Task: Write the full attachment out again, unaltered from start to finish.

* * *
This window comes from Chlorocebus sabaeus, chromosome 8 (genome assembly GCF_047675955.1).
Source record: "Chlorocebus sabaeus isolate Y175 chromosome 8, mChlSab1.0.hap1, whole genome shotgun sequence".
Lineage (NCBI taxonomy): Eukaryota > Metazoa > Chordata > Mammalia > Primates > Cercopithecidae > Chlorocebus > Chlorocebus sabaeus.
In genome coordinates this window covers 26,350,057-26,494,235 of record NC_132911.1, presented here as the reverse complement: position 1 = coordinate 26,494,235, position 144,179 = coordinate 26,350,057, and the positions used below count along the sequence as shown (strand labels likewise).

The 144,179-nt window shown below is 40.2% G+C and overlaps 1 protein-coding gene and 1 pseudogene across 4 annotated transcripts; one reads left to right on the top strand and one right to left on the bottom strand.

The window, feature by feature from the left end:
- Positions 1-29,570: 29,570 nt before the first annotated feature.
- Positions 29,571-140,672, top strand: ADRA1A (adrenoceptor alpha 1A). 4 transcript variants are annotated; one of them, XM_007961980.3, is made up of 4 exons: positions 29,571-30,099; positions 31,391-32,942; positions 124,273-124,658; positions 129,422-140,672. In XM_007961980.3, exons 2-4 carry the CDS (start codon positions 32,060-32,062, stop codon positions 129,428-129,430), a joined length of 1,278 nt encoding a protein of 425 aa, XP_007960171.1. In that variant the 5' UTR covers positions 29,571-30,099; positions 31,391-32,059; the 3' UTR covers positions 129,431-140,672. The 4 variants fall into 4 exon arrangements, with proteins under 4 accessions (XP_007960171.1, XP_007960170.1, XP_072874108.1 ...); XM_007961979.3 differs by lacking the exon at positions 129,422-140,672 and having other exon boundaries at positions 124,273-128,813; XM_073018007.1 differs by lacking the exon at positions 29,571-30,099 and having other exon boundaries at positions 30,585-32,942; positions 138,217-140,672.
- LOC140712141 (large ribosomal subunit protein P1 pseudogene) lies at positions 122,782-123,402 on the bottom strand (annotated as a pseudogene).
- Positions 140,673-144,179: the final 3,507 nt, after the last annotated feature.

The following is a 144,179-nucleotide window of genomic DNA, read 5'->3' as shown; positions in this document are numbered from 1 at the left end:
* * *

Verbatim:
This window comes from Chlorocebus sabaeus, chromosome 8 (genome assembly GCF_047675955.1).
Source record: "Chlorocebus sabaeus isolate Y175 chromosome 8, mChlSab1.0.hap1, whole genome shotgun sequence".
Lineage (NCBI taxonomy): Eukaryota > Metazoa > Chordata > Mammalia > Primates > Cercopithecidae > Chlorocebus > Chlorocebus sabaeus.
In genome coordinates this window covers 26,350,057-26,494,235 of record NC_132911.1, presented here as the reverse complement: position 1 = coordinate 26,494,235, position 144,179 = coordinate 26,350,057, and the positions used below count along the sequence as shown (strand labels likewise).

The 144,179-nt window shown below is 40.2% G+C and overlaps 1 protein-coding gene and 1 pseudogene across 4 annotated transcripts; one reads left to right on the top strand and one right to left on the bottom strand.

The window, feature by feature from the left end:
- Positions 1-29,570: 29,570 nt before the first annotated feature.
- Positions 29,571-140,672, top strand: ADRA1A (adrenoceptor alpha 1A). 4 transcript variants are annotated; one of them, XM_007961980.3, is made up of 4 exons: positions 29,571-30,099; positions 31,391-32,942; positions 124,273-124,658; positions 129,422-140,672. In XM_007961980.3, exons 2-4 carry the CDS (start codon positions 32,060-32,062, stop codon positions 129,428-129,430), a joined length of 1,278 nt encoding a protein of 425 aa, XP_007960171.1. In that variant the 5' UTR covers positions 29,571-30,099; positions 31,391-32,059; the 3' UTR covers positions 129,431-140,672. The 4 variants fall into 4 exon arrangements, with proteins under 4 accessions (XP_007960171.1, XP_007960170.1, XP_072874108.1 ...); XM_007961979.3 differs by lacking the exon at positions 129,422-140,672 and having other exon boundaries at positions 124,273-128,813; XM_073018007.1 differs by lacking the exon at positions 29,571-30,099 and having other exon boundaries at positions 30,585-32,942; positions 138,217-140,672.
- LOC140712141 (large ribosomal subunit protein P1 pseudogene) lies at positions 122,782-123,402 on the bottom strand (annotated as a pseudogene).
- Positions 140,673-144,179: the final 3,507 nt, after the last annotated feature.

The following is a 144,179-nucleotide window of genomic DNA, read 5'->3' as shown; positions in this document are numbered from 1 at the left end: